Wednesday, February 23, 2011

Copyrights and You(Tube)

Copyright law pertaining to internet information draws a fine line. It's often hard to tell if something falls under Fair Use Doctrine or not. This issue is particularly relevant on YouTube where new videos are being posted up constantly.

While uploaded full TV episodes and movie clips is typically stomped on pretty quickly by YouTube, what intrigues me is the response to music in YouTube videos. Many, many songs are on Youtube, as well as music videos. Many people attach music to their own videos that they upload as well. Sometimes this is allowed, and sometimes it is not. It seems that the copyright holders have the final say, but in many instances, they seem to allow it. Other times though, a YouTube video's audio will be disabled and there will be a disclaimer about how the original video's music was copyrighted.

Often times, videos uploaded with music to YouTube fail two categories of fair use, according to First of all, when analyzing the "nature of the copyrighted work", music is creative, not factual. Secondly, when analyzing the "amount taken from the copyrighted work", it is often the entire song. If the song is uploaded as a video with no lyrics and no video to go along with it, it seems to me like this is just a blatant copy of a song that people can listen to at their leisure. I wonder if sometime in the future, people will be saying, "Remember when you used to be able to listen to free music on YouTube?"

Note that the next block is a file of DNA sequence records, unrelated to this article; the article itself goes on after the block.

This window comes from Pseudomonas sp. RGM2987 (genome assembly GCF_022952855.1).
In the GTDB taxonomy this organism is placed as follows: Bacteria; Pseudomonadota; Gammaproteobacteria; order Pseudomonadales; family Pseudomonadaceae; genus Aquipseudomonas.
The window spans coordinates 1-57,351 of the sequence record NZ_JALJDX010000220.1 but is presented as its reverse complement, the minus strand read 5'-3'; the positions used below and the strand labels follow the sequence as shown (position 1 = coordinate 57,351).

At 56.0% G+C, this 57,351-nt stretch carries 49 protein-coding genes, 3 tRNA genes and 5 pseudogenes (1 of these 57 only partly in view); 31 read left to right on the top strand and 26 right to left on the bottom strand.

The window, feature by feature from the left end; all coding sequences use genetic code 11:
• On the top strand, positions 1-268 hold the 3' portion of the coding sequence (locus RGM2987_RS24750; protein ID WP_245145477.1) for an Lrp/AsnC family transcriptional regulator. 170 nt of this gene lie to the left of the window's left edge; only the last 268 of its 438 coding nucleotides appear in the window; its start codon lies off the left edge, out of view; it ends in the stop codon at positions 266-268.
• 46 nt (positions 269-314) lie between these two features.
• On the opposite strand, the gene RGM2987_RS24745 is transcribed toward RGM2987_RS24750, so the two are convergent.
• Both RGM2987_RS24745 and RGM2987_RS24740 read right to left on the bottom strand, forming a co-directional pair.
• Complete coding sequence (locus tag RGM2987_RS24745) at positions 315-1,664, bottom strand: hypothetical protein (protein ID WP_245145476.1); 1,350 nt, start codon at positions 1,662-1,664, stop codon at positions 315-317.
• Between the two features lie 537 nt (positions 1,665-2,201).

Copyright issues on YouTube involve more than just music, however. One article this week that particularly interested me was this one: In the article, CBS requests YouTube to remove a video because it is copyrighted by CBS. Who uploaded the video, you ask? Also CBS! A strange turn of events, indeed. The video was of a reporter that apparently was having a stroke on air during the Grammy awards, and for whatever reason, CBS decided they no longer wanted the video on YouTube, no matter who hosted it. Perhaps the copyright excuse was just because they did not want to embarrass one of their reports anymore than she may have already had been. No matter what the reason though, the result seems to be bureaucracy at its finest.

It seems to me that if copyright holders really wanted to crack down on the distribution of their music and videos on YouTube, they probably could. Take the below video, for example; I really don't see how it could fall under fair use because it is simply a free online playback of a copyrighted song. It even uses the album artwork! Now personally, I'm all for these types of videos as I enjoy music, particularly free music, but legally... pretty questionable.

Into the Great Wide Open by Tom Petty

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